Former Gov. Sarah Palin has been basking in her "told ya so" moment, making sure Americans know she saw the current situation in Ukraine arising six years ago all the way from her home in Alaska -- and she's not ready to let it go just yet.
During an interview Monday night with Fox News, Palin -- in her own, quirky way -- moved the conversation forward, calling out bizarre distinctions between Putin and Obama.
"People are looking at Putin as one who wrestles bears and drills for oil. They look at our president as one who wears mom jeans," Palin said "Anyone who carries the commonsense gene would know that Putin doesn't change his stripes," she said. "He wants to exert huge power and dominance, so he has to get to those border areas and he has to capture them."
But Americans haven't displayed much willingness to join in the military action overseas after lengthy and costly wars in Afghanistan and Iraq.
Democrats and Republicans laughed and looked the other way in 2008 when Palin predicted that then-Sen. Barack Obama's reaction of "indecision" and "moral equivalence" to Russia's invasion of Georgia would warrant an invasion of Ukraine if he became the U.S. president.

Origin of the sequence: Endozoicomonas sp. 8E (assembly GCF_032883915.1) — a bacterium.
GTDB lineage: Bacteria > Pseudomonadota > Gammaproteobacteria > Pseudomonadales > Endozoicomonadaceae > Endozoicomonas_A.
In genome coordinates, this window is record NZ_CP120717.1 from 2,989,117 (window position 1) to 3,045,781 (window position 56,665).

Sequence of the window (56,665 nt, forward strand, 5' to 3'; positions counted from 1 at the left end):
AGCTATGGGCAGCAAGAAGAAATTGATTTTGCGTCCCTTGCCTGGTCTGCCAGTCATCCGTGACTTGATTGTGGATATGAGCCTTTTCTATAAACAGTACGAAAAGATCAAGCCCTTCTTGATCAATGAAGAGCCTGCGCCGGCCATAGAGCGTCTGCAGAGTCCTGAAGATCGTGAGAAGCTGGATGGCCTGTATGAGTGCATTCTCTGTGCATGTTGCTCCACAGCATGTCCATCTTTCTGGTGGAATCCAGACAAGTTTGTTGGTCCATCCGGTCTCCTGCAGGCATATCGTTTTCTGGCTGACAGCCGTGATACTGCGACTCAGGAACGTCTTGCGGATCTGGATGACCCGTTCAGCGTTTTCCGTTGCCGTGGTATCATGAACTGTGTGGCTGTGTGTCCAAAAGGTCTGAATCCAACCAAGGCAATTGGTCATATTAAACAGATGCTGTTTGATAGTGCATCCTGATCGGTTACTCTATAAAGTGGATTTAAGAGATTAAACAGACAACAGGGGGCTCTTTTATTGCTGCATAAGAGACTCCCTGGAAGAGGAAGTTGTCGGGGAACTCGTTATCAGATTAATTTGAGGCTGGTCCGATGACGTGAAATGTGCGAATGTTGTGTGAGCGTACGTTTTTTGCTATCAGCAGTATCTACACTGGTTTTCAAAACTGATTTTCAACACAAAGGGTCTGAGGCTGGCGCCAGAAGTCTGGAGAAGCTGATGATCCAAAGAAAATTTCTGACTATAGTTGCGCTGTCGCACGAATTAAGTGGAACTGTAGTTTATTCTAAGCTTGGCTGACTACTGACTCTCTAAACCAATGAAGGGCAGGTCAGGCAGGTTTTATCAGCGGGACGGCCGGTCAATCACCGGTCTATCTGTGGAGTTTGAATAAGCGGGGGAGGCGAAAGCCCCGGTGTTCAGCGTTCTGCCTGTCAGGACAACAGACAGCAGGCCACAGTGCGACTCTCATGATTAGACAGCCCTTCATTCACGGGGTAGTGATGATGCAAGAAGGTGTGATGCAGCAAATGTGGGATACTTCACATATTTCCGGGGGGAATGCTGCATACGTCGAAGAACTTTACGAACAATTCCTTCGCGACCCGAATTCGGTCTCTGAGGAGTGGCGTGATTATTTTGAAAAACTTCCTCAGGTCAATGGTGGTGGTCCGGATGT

"I'm usually not one to Told-Ya-So, but I did, despite my accurate prediction being derided as 'an extremely far-fetched scenario' by the 'high-brow' Foreign Policy magazine," Palin wrote in a Facebook post last Friday.
Republicans say Obama has acted passively in his response to the crisis in Ukraine, a country currently lurching toward the brink of war. Several GOP legislators, including Palin, made similar calls for tougher action when Russia invaded Georgia -- another former Soviet republic. Putin, who was prime minister at the time, ignored accusations from the West and continued to move forward.
Russia supplies natural gas to Europe and fills the pipelines that run through Ukraine. Obama and Secretary of State John Kerry must make the final decision on whether the Keystone XL pipeline expansion can move forward after the state department's inspector general last month rejected claims of an internal conflict of interest violation.
Putin is one of many world leaders, Palin said, who are "finally taking advantage" of the Obama administration's weakness.